Madison Limestone or Group (Thrust Belt, North Wyoming and Northern Yellowstone area) - Group includes Mission Canyon Limestone (blue-gray massive limestone and dolomite), underlain by Lodgepole Limestone (gray cherty limestone and dolomite). Darby Formation (Thrust Belt and North Wyoming) - Yellow and greenish-gray shale and dolomitic siltstone underlain by fetid brown dolomite and limestone. Three Forks Formation (Northern Yellowstone area) - Pink, yellow, and green dolomitic siltstone and shale. Jefferson Formation (Northern Yellowstone area) - Massive siliceous dolomite.

Bear River Formation (Lower Cretaceous) at surface, covers < 0.1 % of this area

Black shale, fine-grained brown sandstone, thin limestone, and bentonite beds.

Gannett Group (Lower Cretaceous) at surface, covers < 0.1 % of this area

Red sandy mudstone, sandstone, and chert-pebble conglomerate; thin limestone and dark-gray shale in upper part, more conglomeratic in lower part. Includes Smoot Formation (red mudstone and siltstone), Draney Limestone, Bechler Conglomerate, Peterson Limestone, and Ephraim Conglomerate. Upper Jurassic fossils have been reported from the Ephraim.

Nugget Sandstone, Ankareh Formation, Thaynes Limestone, Woodside Shale, Chugwater, and Dinwoody Formation (Lower Triassic to Jurassic(?) and Triassic(?)) at surface, covers < 0.1 % of this area

Nugget Sandstone (Thrust Belt) - Buff to pink crossbedded well-sized and well-sorted quartz sandstone and quartzite; locally has oil and copper-silver-zinc mineralization. Nugget Sandstone (North Wyoming) - Gray to dull-red, crossbedded quartz sandstone. Ankareh Formation - Red and maroon shale and purple limestone. Thaynes Limestone - Gray limestone and limy siltstone. Woodside Shale - Red siltstone and shale. Dinwoody Formation (Thrust Belt) - Gray to olive-drab dolomitic siltstone. Dinwoody Formation (North Wyoming) - Olive-drab hard dolomitic thin-bedded siltstone. Chugwater Formation - Red siltstone and shale. Alcova Limestone Member in upper middle part in north Wyoming. Thin gypsum partings near base in north and northeast Wyoming.

Aspen Shale (Lower Cretaceous) at surface, covers < 0.1 % of this area

Light- to dark-gray siliceous tuffaceous shale and siltstone, thin bentonite beds, and quartzitic sandstone.

Bighorn Dolomite, Gallatin Group, Gros Ventre Formation, Snowy Range Formation, Pilgrim Limestone, Park Shale, Meagher Limestone, Wolsey Shale, Flathead Sandstone, Whitewood Dolomite, and Winnipeg and Deadwood Formations (Middle Cambrian-Upper Ordovician) at surface, covers < 0.1 % of this area

Bighorn Dolomite (Thrust Belt and North Wyoming) - Gray massive cliff-forming siliceous dolomite and locally dolomitic limestone. Bighorn Dolomite (Northern Yellowstone area) - Light-gray massive siliceous dolomite. Gallatin Limestone or Group (Thrust Belt) - Gray and tan limestone. Gallatin Limestone or Group (North Wyoming) - Blue-gray and yellow mottled hard dense limestone. Gallatin Group-Snowy Range Formation (Northern Yellowstone area) - Medium-gray limestone and underlying greenish-gray shale. Gallatin Group-Pilgrim Limestone (Northern Yellowstone area) - Blue-gray and yellow mottled hard limestone. Gros Ventre Formation (Thrust Belt) - Greenish-gray micaceous shale. Gros Ventre Formation (North Wyoming) - Soft green micaceous shale (Upper and Middle Cambrian Park Shale Member), underlain by blue-gray and yellow mottled hard dense limestone (Middle Cambrian Death Canyon Limestone Member), and soft green micaceous shale (Middle Cambrian Wolsey Shale Member). Park Shale (Northern Yellowstone area) - Green micaceous soft shale. Upper part may be Late Cambrian. Meagher Limestone (Northern Yellowstone area) - Blue-gray and yellow mottled hard limestone. Wolsey Shale (Northern Yellowstone area) - Green micaceous soft shale. Flathead Sandstone (Northern Yellowstone area and North Wyoming) - Dull-red quartzitic sandstone. Whitewood Dolomite (Northeast Wyoming) - Buff massive fossiliferous dolomite. Winnipeg Formation (Northeast Wyoming) - Pink to yellow siltstone and shale. Deadwood Formation (Northeast Wyoming) - Red and brown quartzitic sandstone.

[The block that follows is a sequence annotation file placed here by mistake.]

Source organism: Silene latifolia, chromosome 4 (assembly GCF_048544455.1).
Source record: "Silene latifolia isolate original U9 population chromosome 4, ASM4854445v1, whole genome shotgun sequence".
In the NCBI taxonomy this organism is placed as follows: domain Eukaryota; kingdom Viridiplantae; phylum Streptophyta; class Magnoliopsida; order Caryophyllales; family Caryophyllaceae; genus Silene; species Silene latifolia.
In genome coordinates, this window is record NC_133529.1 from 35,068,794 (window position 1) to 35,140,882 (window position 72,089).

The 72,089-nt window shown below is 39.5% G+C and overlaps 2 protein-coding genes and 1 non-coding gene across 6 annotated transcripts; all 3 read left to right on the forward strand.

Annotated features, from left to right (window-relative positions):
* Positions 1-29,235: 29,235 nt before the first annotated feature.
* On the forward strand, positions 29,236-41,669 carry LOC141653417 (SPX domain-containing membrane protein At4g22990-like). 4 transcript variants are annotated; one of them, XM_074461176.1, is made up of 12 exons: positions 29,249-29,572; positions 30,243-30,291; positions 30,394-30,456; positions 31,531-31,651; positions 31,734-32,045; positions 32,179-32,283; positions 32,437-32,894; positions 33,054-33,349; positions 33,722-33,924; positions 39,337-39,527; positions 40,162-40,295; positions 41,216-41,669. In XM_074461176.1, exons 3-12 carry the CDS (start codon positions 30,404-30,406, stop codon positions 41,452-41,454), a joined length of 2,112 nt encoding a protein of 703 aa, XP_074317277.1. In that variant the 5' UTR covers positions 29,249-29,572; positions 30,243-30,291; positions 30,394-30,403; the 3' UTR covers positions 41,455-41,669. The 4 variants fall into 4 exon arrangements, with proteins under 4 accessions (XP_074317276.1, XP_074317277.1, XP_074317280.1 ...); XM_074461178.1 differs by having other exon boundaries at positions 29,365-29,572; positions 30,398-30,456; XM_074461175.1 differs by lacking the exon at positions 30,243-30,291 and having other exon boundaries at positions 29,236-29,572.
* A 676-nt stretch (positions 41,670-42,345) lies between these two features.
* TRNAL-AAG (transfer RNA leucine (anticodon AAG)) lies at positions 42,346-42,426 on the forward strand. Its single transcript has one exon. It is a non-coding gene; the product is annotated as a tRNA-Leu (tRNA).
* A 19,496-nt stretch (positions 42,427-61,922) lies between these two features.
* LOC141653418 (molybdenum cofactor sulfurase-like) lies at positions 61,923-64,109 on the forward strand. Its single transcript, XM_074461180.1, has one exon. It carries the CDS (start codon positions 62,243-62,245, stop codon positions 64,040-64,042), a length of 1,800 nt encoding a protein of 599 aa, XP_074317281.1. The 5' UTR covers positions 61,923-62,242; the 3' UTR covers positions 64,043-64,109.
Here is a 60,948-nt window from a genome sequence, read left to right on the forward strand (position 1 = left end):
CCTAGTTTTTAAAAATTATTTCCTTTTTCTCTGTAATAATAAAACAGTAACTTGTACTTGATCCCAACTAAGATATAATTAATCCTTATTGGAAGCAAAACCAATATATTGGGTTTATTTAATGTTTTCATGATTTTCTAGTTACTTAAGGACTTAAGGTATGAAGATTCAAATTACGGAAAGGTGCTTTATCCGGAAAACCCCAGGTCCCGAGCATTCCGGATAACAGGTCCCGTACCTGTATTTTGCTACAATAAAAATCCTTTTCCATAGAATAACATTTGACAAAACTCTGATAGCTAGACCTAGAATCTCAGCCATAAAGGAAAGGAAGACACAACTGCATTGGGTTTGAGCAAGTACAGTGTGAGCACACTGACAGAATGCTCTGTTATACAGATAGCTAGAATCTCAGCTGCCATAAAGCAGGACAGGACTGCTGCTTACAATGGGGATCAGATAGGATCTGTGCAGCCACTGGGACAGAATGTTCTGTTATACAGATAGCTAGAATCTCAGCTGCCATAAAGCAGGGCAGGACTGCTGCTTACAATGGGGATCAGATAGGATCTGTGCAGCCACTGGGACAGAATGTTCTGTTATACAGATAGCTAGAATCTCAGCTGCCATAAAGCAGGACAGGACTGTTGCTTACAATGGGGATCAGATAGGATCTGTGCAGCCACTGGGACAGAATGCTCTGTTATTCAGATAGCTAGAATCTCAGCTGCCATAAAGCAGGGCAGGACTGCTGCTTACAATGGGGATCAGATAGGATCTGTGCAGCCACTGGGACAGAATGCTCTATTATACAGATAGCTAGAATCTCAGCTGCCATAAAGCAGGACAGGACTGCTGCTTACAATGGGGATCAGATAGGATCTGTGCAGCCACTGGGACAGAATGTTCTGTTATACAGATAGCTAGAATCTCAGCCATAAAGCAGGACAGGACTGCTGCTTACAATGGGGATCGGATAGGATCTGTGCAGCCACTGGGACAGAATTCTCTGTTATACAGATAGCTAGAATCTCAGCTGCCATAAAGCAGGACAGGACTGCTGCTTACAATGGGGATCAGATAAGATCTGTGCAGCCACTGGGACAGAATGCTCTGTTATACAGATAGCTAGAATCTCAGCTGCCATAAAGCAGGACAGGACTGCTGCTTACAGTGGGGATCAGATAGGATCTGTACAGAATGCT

Stump Formation, Preuss Sandstone or Redbeds, and Twin Creek Limestone (Middle Jurassic-Upper Jurassic) at surface, covers < 0.1 % of this area

Stump Formation - Glauconitic siltstone, sandstone, and limestone. Preuss Sandstone or Redbeds - Purple, maroon, and reddish-gray sandy siltstone and claystone; contains salt and gypsum in thick beds in some subsurface sections. Twin Creek Limestone - Greenish-gray shaly limestone and limy siltstone. Includes Gypsum Spring Member.

Frontier Formation (Upper Cretaceous) at surface, covers < 0.1 % of this area

(Thrust Belt) - White to brown sandstone and dark-gray shale; oyster coquina in upper part; coal and lignite in lower part. (North and South Wyoming) - Gray sandstone and sandy shale.